Feds make good on mobile deliverables
- By Frank Konkel
- May 23, 2013
A key component of the Obama administration’s one-year-old Digital Government Strategy charged several federal agencies with developing baseline standards of security requirements for mobile computing and mobile security reference architecture that incorporated security and privacy by design.
On May 23, the government made good on the strategy’s mobility deliverables, releasing standards for the Federal Mobile Security Baseline, Mobile Security Decision Framework, and Mobile Security Reference Architecture.
Defining what works and what doesn’t in mobility makes sense, given that the number of Internet-connected mobile devices already outnumbers PCs and will soon outnumber the worldwide human population. The future of government is mobile, Federal CIO Steven VanRoekel told reporters in a May 23 conference, and these deliverables will help government address that fast-approaching reality.
“The future for us really holds a future where mobile is the default computing platform,” VanRoekel said, discussing how separate security guidelines apply for on-premise computers, laptops, desktops and mobile devices.
“We’re not far from mobile being the default computing environment and the fact that we treat them differently is a disconnect,” VanRoekel said. “This guideline, along with the mobile app development guideline and the mobile device management guidelines, are the three pieces on how you build a comprehensive story of how to properly manage mobile inside the government environment."
The Federal Mobile Security Baseline provides federal agencies a minimum set of security controls for mobile devices. It was tasked to the Department of Homeland Security, Department of Defense and the National Institute of Standards and Technology, and the resulting standards were ultimately a collaborative effort with experts from the Department of Justice, General Services Administration and other members of the Mobile Technology Tiger Team.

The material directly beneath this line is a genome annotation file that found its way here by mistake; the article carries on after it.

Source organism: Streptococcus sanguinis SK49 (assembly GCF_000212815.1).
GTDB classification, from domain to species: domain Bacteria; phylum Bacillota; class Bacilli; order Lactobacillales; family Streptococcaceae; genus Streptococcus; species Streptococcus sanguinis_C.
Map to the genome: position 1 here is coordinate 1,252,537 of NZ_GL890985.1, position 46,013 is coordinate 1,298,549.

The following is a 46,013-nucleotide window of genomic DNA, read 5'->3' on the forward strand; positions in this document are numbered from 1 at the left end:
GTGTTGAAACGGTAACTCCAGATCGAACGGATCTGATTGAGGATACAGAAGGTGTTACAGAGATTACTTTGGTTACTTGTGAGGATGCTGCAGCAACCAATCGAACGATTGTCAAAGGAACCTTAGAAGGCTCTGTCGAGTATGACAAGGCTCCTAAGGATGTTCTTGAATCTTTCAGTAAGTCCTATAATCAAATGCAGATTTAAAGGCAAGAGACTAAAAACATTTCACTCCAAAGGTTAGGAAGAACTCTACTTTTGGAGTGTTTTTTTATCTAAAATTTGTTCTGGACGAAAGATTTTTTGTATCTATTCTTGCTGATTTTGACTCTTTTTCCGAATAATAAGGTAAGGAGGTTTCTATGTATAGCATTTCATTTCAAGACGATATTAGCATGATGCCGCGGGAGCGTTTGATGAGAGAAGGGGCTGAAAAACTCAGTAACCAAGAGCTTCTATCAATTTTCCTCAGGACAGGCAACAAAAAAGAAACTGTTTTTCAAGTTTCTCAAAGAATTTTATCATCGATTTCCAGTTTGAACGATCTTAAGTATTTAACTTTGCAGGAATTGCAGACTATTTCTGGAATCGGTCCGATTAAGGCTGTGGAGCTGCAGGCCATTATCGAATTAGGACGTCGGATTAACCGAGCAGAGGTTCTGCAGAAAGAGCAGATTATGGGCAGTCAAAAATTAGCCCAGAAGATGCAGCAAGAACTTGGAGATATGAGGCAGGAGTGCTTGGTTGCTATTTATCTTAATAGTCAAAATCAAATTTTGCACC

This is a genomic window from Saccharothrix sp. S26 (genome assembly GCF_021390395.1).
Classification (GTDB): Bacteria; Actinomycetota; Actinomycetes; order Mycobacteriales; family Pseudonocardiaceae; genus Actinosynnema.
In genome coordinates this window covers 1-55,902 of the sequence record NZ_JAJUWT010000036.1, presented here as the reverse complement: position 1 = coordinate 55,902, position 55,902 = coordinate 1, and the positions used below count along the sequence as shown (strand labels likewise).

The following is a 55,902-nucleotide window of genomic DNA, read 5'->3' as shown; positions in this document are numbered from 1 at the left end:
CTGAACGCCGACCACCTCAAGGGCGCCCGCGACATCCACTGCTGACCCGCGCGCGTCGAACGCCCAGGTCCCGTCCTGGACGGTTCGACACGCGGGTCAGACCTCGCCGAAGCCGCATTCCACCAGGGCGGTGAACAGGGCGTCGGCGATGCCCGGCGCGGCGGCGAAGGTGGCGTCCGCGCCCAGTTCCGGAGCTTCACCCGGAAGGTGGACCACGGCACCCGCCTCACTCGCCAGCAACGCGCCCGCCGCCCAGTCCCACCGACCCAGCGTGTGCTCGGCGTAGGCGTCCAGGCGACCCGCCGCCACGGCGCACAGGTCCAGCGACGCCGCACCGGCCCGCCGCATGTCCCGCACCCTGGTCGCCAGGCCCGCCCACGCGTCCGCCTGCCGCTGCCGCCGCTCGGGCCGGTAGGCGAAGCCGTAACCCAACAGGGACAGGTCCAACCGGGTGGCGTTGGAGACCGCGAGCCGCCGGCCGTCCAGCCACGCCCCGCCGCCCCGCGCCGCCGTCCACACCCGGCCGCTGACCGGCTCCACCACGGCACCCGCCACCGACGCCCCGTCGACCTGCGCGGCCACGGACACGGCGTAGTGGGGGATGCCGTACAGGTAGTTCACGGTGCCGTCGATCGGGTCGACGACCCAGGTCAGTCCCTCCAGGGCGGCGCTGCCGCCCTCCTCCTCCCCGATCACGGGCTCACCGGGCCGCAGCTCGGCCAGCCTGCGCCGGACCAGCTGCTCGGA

The standards address major access-, application-, data-, device- and identity-management challenges, as well as mitigation techniques agencies should use to deal with threats at the application, device and network levels.
The standards also identify five high-level user communities for digital services, outlining use cases from non-sensitive public data to top-secret data accessed on national security systems.
“We ... had DHS, DOD, NIST, DOJ and others scrubbed in and working on this project to define to the industry what are the security baselines we’d like to see on a government-owned phone on a government network,” VanRoekel said.
The Mobile Security Decision Framework, meanwhile, is designed to assist in determining what mobile capabilities most effectively support an agency's mission. At its core, it is a decision-making process feds can use to select the right mobile computing solution for their agency, and divides the process into four stages: mission requirements, decision balancing, risk-based tailoring and results.
The majority of the decision-making process centers around the risk-based tailoring aspect, wherein frameworks like NIST Special Publications 800-37 and 800-39 help agencies weight risk across seven categories.
The Mobile Security Reference Architecture details the components necessary to implement secure mobile services throughout their enterprise architectures, and was produced by the Federal CIO Council and DHS’ National Protection and Program Directorate Office of Cybersecurity and Communications Federal Network Resilience.
The document describes MSRA as a “living, flexible” guide, adaptable enough for any department that provides in-depth reference architecture that includes:
• Components of a mobile computing reference architecture;
• Categories for users of a mobile computing architecture;
• Sample implementations of a mobile computing architecture;
• Management and security functions of a mobile computing architecture;
• A discussion of the threats to mobile computing devices and infrastructures, and potential mitigations for those threats;
• Information assurance controls that apply to the mobile infrastructure components, and their relation to NIST Special Publication 800-53 rev4;
• A set of considerations for High Risk environments; and
• A discussion of the policy considerations necessary for the secure adoption of a mobile solution.
Frank Konkel is a former staff writer for FCW.